On May 28, 1975, Lagos, Nigeria, West African countries met to form a regional body called The Economic Community of West African States (ECOWAS). The founding fathers had a dream of building a robust regional bloc to improve the living standard of its citizens, but forty-five years later, ECOWAS is a skimpy slice of what it promises to be.
Over the years, the bloc has made a tremendous effort in helping to restore peace in many West African states – its peacekeeping missions in Liberia, Sierra Leone and Guinea Bissau is worth commending. In 1999, the bloc adopted a mechanism for conflict prevention, resolution, peacekeeping and security management. It’s the same protocol used to help resolve a political impasse in The Gambia when ex-President Jammeh refused to hand over power to the newly elected President back in 2017.
Three years after, ECOWAS troops are still operating in The Gambia and some citizens are beginning to criticize their presence in the country. Many argued that the government of Adama Barrow who has been in power since 2017, should have been successful in reforming the national army by now. One of the main issues of concern is the presumption that The Gambia government is spending huge amounts of money in financing ECOWAS military operation.
However, in a recent interview, the spokesperson of the government debunked the claim that The Gambia is spending millions on ECOWAS military operations in the country. According to him, the operation which comes at a cost of EUR7.5million is fully paid by the European Union. One would have thought that a region so rich in natural resources and human capital would be able to finance its own security operation.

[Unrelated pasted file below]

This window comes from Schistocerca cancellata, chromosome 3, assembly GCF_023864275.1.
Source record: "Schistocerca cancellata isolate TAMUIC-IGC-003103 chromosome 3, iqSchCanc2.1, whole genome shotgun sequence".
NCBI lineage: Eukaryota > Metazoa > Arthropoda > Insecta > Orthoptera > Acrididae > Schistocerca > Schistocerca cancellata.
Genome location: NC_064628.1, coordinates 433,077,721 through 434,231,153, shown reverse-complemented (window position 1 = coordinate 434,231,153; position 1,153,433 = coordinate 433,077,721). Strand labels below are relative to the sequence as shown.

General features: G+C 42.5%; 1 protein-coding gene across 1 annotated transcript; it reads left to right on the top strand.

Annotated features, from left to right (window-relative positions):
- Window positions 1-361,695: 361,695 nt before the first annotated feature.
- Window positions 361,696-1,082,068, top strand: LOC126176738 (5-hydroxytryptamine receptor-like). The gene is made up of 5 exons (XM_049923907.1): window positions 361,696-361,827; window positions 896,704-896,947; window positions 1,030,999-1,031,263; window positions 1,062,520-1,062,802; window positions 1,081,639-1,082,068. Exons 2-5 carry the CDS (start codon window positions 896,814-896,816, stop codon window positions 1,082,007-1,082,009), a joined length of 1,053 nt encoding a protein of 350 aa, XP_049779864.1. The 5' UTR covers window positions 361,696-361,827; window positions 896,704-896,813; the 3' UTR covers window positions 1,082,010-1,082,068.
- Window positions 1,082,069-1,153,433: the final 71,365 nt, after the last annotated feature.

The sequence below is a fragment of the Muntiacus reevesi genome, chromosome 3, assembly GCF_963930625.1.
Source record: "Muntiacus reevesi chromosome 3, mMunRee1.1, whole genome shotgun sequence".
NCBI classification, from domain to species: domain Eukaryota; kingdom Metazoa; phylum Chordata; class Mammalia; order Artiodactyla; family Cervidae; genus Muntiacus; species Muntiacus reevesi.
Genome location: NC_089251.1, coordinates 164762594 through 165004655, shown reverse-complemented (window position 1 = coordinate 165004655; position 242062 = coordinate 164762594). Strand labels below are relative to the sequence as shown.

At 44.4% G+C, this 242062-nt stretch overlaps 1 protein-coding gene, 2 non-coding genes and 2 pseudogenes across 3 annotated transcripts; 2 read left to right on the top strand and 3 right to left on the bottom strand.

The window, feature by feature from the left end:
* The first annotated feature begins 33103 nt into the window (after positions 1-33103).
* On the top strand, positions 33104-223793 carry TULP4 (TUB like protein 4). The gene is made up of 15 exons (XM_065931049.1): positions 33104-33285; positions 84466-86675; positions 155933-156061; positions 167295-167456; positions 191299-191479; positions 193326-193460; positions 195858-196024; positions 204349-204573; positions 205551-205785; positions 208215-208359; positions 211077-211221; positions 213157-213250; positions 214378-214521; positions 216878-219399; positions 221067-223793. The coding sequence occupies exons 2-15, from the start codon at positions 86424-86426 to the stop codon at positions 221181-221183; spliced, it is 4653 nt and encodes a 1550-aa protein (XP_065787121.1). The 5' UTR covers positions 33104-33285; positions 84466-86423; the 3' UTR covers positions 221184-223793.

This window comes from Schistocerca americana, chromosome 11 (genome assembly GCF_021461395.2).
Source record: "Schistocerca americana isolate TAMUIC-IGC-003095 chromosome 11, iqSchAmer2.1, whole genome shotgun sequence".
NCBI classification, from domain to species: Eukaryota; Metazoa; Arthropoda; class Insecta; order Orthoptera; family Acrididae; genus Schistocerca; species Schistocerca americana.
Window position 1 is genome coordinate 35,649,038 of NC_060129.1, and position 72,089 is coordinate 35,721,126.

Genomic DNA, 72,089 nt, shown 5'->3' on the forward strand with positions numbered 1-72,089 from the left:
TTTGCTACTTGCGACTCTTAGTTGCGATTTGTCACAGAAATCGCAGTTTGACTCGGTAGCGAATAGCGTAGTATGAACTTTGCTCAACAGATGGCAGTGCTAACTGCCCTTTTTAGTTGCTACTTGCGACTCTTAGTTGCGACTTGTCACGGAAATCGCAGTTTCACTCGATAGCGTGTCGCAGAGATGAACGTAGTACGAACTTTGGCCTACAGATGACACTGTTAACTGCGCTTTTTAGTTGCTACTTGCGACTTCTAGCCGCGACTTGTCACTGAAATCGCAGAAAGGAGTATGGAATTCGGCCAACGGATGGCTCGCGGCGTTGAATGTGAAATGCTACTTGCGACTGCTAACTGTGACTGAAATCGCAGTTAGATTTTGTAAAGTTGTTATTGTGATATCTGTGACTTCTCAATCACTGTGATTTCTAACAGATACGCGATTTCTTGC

EU footing of the security bill irked many who want to see a financially independent Africa. The continent of Africa has its economies heavily reliant on foreign institutions, and scornfully, they will dictate the affairs of the continent. Why is the EU financing ECOWAS military operation? Is there a catch? The independence and financial sovereignty of our continent shall always be the underpinnings of a successful Africa. There is an African proverb that says, ” he who gives you his eyes can only ask you to watch what he wants you to see.” If Africa has to continue accepting funds from institutions like the EU, the idea of neo-colonialism will never be obliterated.
Financing projects in Africa more-so in the ECOWAS region that covers 349million people and one of the strongest regional-blocks speaks volumes. ECOWAS jointly with the AU should be able to finance themselves. Is time for AU to see the EU as a body whose prime responsibility is to protect the interest of the Europeans and not Africans.